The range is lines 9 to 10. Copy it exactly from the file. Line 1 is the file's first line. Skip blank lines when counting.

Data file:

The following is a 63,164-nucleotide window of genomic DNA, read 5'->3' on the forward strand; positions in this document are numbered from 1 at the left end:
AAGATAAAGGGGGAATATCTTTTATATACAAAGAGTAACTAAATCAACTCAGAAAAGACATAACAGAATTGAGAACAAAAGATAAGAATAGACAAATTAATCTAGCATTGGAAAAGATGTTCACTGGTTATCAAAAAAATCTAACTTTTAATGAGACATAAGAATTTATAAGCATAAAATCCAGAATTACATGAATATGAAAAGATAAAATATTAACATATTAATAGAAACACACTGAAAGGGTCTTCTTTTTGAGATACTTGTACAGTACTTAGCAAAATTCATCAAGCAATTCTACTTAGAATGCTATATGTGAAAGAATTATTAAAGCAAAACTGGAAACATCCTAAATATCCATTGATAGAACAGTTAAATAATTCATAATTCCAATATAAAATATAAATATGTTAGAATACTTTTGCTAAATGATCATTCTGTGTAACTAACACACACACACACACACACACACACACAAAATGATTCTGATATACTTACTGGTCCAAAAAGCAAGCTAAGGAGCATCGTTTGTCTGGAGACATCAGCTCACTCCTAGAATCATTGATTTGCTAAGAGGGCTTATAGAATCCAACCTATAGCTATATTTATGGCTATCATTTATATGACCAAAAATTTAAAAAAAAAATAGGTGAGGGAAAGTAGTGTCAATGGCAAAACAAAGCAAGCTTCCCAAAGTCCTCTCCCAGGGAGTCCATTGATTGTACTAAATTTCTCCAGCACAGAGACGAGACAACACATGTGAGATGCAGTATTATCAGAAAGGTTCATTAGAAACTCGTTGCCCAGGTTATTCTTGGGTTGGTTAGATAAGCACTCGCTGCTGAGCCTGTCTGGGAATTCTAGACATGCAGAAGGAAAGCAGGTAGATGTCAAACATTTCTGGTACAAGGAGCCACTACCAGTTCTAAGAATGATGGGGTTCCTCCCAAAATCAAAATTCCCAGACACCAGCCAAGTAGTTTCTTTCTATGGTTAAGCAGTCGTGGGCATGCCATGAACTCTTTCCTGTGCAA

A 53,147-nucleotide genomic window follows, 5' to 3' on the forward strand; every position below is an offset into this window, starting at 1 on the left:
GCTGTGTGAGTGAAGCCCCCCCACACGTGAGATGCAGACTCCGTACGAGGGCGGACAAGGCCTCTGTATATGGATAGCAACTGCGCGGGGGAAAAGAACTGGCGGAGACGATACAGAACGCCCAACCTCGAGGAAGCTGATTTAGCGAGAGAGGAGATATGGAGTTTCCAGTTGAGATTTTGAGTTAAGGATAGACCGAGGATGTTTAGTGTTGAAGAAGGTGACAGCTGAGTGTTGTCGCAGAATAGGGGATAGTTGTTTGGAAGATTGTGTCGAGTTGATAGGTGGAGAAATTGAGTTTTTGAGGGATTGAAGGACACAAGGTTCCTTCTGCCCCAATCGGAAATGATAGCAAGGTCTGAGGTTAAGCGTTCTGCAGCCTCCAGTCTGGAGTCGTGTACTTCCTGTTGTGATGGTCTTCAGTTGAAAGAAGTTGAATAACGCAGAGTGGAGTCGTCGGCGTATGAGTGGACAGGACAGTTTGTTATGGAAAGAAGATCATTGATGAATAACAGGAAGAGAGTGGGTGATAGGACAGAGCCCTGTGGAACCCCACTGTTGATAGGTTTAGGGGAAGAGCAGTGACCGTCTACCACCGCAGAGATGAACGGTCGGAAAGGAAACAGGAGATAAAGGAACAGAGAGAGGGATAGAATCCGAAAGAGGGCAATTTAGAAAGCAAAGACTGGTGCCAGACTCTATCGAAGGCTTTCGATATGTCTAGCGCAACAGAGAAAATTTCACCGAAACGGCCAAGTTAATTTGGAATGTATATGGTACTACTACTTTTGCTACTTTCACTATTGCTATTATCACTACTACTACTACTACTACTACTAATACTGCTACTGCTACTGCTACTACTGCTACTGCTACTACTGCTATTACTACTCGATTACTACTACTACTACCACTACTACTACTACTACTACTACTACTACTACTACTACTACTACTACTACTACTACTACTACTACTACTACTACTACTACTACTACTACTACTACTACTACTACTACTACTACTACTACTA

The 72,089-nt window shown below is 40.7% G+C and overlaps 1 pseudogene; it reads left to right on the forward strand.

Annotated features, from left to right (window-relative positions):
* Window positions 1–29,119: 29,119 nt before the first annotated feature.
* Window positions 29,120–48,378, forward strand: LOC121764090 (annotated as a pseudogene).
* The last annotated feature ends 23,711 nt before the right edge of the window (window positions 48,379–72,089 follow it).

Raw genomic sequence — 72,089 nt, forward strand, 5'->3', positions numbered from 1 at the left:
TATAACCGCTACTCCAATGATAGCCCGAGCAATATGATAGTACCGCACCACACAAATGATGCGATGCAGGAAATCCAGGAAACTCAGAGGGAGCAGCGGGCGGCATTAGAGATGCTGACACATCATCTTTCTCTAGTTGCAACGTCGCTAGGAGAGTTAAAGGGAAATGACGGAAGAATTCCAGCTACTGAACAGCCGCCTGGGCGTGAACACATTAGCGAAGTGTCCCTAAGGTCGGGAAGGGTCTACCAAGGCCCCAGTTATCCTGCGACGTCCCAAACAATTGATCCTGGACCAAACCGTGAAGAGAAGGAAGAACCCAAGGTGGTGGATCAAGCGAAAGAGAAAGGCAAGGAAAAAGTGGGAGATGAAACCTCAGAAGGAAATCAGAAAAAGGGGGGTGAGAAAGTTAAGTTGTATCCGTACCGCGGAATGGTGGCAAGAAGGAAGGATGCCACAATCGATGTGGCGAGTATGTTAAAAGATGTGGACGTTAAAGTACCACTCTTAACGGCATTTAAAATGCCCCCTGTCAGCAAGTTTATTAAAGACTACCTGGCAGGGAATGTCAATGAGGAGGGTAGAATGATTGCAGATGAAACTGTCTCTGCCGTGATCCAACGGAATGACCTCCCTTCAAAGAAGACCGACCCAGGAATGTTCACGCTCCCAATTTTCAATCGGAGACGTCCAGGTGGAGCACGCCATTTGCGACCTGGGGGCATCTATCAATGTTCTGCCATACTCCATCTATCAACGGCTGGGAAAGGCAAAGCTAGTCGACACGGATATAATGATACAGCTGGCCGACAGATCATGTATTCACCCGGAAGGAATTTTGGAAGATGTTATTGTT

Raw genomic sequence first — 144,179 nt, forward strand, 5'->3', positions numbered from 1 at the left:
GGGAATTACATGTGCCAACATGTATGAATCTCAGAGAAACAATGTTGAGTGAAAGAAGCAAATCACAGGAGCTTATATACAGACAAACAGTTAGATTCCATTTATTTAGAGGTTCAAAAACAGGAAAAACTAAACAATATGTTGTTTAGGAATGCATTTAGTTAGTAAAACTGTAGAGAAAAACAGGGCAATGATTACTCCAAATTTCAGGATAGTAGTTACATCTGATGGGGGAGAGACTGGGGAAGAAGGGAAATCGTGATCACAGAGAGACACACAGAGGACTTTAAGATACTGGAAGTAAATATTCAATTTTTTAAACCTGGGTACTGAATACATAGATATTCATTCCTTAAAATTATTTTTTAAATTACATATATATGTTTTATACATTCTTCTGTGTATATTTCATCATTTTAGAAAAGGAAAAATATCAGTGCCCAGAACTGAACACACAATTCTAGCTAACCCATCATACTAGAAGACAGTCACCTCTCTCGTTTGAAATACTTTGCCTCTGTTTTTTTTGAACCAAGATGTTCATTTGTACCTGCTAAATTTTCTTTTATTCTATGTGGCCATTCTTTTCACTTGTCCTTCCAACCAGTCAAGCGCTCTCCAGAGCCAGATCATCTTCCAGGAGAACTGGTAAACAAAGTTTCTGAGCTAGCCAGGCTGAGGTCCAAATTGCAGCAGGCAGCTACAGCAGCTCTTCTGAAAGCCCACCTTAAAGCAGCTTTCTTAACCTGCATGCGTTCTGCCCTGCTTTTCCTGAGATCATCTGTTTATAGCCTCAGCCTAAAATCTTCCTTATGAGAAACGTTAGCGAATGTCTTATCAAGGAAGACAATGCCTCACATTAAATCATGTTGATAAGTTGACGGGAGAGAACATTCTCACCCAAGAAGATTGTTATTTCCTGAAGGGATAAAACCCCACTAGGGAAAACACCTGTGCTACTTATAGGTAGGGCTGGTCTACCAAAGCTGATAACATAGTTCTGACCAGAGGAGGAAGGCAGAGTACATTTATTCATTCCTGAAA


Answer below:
* The last annotated feature ends 23,711 nt before the right edge of the window (window positions 48,379–72,089 follow it).

Raw genomic sequence — 72,089 nt, forward strand, 5'->3', positions numbered from 1 at the left: